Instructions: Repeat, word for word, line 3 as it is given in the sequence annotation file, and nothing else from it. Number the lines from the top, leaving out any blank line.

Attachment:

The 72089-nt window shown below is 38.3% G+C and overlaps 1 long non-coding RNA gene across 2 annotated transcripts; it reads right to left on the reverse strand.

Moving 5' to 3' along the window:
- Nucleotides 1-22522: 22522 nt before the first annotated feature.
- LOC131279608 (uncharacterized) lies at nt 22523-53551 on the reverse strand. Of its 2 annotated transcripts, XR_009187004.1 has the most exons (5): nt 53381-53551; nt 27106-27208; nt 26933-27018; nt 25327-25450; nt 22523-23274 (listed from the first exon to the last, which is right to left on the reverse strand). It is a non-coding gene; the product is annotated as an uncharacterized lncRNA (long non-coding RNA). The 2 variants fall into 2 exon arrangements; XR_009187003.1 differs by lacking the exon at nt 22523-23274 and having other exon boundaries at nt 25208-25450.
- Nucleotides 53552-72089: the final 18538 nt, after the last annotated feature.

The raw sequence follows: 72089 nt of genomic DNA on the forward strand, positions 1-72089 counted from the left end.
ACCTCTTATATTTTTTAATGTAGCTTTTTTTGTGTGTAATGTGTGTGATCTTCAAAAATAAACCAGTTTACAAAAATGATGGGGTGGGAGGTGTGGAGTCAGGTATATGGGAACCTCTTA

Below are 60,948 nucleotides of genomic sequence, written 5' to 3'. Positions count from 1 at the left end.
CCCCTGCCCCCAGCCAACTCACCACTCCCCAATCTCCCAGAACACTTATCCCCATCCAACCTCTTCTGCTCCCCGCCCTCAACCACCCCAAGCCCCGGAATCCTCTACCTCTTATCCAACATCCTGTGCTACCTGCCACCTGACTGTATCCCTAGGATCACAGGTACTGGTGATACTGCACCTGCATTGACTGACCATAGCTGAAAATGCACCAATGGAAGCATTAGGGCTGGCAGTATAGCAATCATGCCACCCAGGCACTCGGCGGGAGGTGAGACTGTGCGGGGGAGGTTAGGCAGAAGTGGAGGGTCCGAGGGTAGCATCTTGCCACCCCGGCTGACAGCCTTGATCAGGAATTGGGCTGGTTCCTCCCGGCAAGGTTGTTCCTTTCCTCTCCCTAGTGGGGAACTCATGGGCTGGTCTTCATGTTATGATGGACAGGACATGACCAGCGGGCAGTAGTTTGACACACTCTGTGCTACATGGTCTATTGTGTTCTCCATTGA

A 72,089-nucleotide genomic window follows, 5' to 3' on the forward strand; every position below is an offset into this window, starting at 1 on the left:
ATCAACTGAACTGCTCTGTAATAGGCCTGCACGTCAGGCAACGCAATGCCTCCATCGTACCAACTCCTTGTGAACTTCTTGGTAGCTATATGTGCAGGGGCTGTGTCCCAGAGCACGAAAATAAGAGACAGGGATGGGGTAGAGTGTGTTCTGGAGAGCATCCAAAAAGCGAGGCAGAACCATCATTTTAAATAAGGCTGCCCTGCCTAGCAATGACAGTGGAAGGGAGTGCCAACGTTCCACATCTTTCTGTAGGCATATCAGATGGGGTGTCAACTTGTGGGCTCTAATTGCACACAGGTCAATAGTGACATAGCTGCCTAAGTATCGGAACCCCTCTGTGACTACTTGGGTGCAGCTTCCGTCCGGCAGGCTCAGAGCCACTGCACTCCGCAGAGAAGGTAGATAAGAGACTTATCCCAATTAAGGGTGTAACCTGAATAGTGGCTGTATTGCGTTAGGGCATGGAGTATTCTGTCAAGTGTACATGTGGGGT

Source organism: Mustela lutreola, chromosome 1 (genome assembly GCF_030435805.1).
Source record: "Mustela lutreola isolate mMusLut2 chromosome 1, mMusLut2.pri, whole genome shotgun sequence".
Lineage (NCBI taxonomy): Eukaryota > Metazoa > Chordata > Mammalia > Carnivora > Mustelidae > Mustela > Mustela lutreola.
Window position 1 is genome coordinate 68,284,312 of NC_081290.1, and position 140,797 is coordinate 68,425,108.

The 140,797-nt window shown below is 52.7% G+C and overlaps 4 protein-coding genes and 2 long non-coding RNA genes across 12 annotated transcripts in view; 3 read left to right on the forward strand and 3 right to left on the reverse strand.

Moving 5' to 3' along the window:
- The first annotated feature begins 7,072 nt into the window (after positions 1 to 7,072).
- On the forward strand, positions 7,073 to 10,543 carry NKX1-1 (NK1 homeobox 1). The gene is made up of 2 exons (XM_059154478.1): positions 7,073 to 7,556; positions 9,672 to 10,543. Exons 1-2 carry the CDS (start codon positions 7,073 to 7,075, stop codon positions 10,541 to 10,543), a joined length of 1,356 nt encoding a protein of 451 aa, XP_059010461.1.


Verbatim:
- Nucleotides 1-22522: 22522 nt before the first annotated feature.